Software/SaaS M&A Deal Volume and Spending

Q3 also marked the fourth consecutive quarter there was at least one $500 million+ SaaS transaction, evidence the software industry’s largest public companies are now convinced of the viability and potential of SaaS in the enterprise market.

This excerpt is from our complimentary Q3 2012 Software Industry Financial Report which can be downloaded here:  http://www.softwareequity.com/research_reports.aspx

As we went to press, 405 software industry M&A transactions were reported in the third quarter (Figure 26).  We expect the final tally for 3Q12 to reach 420, since M&A announcements and related data for the quarter are often released well into the following quarter.  As testament, our initial total of 422 deals for Q2, as referenced in our second quarter report, was revised upward to a final count of 449 software/SaaS transactions.  Quarterly software/SaaS M&A deal volume has now surpassed 400 – the historical benchmark for healthy software M&A volume – for nine straight quarters.

Software/SaaS mega deals (>$500 million) in the third quarter included Verint Systems’ acquisition of Comverse Technology ($1.5 billion EV, 0.7x TTM revenue); IBM’s acquisition of Kenexa ($1.4 billion, 4.1x); Roper Industries’ acquisition of Sunquest Information ($1.4 billion); VMWare’s acquisition of Nicira Networks ($1.3 billion); Thoma Bravo’s acquisition of Deltek ($1.1 billion, 3.0x); Publicis Groupe’s acquisition of LBi International ($581.2 million, 1.9x); and HiSoft Technology’s acquisition of VanceInfo Technologies ($506.4 million, 1.3x).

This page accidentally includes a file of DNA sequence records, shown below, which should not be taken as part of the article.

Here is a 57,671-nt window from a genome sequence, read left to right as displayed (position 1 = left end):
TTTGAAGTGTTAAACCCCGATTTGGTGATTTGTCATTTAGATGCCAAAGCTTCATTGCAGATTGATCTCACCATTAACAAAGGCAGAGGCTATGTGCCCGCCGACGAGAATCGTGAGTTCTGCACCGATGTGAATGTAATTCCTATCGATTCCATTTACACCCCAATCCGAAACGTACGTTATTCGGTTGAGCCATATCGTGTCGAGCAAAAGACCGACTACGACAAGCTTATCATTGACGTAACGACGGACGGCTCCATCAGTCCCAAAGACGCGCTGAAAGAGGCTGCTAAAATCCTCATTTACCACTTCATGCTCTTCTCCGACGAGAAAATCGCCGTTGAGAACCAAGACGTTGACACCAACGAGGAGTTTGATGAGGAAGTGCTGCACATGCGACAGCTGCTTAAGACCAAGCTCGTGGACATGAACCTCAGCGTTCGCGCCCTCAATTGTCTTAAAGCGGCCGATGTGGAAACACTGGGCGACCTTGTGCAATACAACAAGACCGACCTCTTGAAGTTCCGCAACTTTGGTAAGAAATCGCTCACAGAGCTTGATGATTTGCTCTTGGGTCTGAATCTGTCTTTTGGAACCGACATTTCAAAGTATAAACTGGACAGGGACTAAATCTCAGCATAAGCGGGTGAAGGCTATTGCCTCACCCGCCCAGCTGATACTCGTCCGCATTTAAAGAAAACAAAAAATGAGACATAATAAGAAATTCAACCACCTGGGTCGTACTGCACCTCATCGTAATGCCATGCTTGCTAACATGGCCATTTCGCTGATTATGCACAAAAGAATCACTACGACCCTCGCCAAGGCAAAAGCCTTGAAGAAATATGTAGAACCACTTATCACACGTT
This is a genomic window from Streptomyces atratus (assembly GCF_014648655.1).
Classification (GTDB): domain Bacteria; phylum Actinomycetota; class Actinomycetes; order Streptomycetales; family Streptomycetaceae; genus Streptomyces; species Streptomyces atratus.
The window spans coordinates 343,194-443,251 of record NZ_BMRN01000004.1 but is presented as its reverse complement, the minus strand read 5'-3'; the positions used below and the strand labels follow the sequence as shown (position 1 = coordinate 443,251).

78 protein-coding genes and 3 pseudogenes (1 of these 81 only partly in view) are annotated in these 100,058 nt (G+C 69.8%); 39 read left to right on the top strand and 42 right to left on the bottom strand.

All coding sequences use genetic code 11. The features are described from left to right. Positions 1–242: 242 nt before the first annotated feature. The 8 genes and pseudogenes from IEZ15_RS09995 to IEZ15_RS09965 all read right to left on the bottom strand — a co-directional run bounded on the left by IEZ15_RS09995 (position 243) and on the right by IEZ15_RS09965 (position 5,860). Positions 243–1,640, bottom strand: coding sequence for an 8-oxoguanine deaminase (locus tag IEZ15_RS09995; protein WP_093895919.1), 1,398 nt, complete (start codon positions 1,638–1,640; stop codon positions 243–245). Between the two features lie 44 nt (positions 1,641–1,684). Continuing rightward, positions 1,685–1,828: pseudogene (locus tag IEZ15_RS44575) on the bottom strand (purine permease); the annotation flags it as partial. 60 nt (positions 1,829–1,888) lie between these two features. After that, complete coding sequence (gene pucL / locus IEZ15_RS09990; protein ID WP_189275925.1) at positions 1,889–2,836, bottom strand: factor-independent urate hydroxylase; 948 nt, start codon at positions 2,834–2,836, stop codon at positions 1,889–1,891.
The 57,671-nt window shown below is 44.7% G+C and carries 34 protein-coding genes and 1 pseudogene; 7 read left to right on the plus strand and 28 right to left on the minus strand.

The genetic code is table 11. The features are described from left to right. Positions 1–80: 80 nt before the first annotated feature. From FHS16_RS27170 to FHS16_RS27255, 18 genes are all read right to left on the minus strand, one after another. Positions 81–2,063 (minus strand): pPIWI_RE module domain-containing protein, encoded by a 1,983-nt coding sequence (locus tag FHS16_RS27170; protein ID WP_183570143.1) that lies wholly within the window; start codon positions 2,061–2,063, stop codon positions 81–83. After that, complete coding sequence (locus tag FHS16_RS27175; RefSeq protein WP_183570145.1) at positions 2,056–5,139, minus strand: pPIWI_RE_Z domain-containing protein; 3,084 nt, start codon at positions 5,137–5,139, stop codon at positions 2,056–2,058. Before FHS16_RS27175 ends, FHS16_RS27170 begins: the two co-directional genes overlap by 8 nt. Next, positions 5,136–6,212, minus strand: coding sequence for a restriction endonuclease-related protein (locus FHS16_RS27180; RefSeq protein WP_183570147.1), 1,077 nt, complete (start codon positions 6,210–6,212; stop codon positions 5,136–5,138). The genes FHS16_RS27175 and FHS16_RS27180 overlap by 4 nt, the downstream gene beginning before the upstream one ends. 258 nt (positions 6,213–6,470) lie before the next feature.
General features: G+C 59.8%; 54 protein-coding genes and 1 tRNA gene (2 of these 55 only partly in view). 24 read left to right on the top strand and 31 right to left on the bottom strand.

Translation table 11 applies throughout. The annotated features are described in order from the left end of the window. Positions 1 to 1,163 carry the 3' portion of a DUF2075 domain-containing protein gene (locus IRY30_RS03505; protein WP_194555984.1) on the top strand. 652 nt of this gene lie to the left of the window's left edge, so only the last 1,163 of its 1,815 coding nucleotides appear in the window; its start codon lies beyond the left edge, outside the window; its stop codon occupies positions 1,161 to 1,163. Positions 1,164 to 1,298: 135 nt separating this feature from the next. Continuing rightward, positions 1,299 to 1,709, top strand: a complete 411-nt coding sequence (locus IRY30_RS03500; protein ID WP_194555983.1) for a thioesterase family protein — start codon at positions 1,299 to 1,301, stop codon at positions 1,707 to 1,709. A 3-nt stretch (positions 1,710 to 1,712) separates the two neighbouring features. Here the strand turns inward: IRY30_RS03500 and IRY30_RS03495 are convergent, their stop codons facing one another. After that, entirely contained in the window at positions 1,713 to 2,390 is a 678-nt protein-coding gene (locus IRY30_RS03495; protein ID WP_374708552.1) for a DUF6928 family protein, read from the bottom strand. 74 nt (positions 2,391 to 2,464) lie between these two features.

Thoma Bravo’s acquisition of Deltek marks the third consecutive quarter mega-deal buyers included a private equity firm, suggesting PE firms have improved deal financing capabilities and a healthier appetite.   As important, Deltek’s 3.4x TTM revenue exit multiple suggests some PE firms are willing to pay a strategic value for the right asset.

Q3 also marked the fourth consecutive quarter there was at least one $500 million+ SaaS transaction, evidence the software industry’s largest public companies are now convinced of the viability and potential of SaaS in the enterprise market.  Having drawn that conclusion, these industry behemoths are now aggressively targeting the largest and most successful SaaS companies, which have now achieved critical mass to warrant the attention.

As for the third quarter’s total spend, the aggregate purchase price of 3Q12’s software/SaaS transactions with announced price tags was $12.2 billion, 45% lower than 2Q12’s $22.3 billion, and the lowest quarterly spend we’ve seen since 1Q10.  On a TTM basis, as of the close of the third quarter $63.1 billion was expended on software/SaaS transactions, down from $70.4 billion YoY.  The average deal size, after a period of rapid growth, began to level off in 4Q11 at $42 million, and declined to $36 million in 3Q12, a 14.3% YoY decrease (Figure 27).

While one could conclude the declining aggregate deal spend and average deal size have suffered because of continuing buyer uncertainty about the broader economy, the steady number of software/SaaS M&A transactions, and the much improved median exit multiple (see below) suggests the declines may be attributable to a greater number of smaller software companies being acquired.

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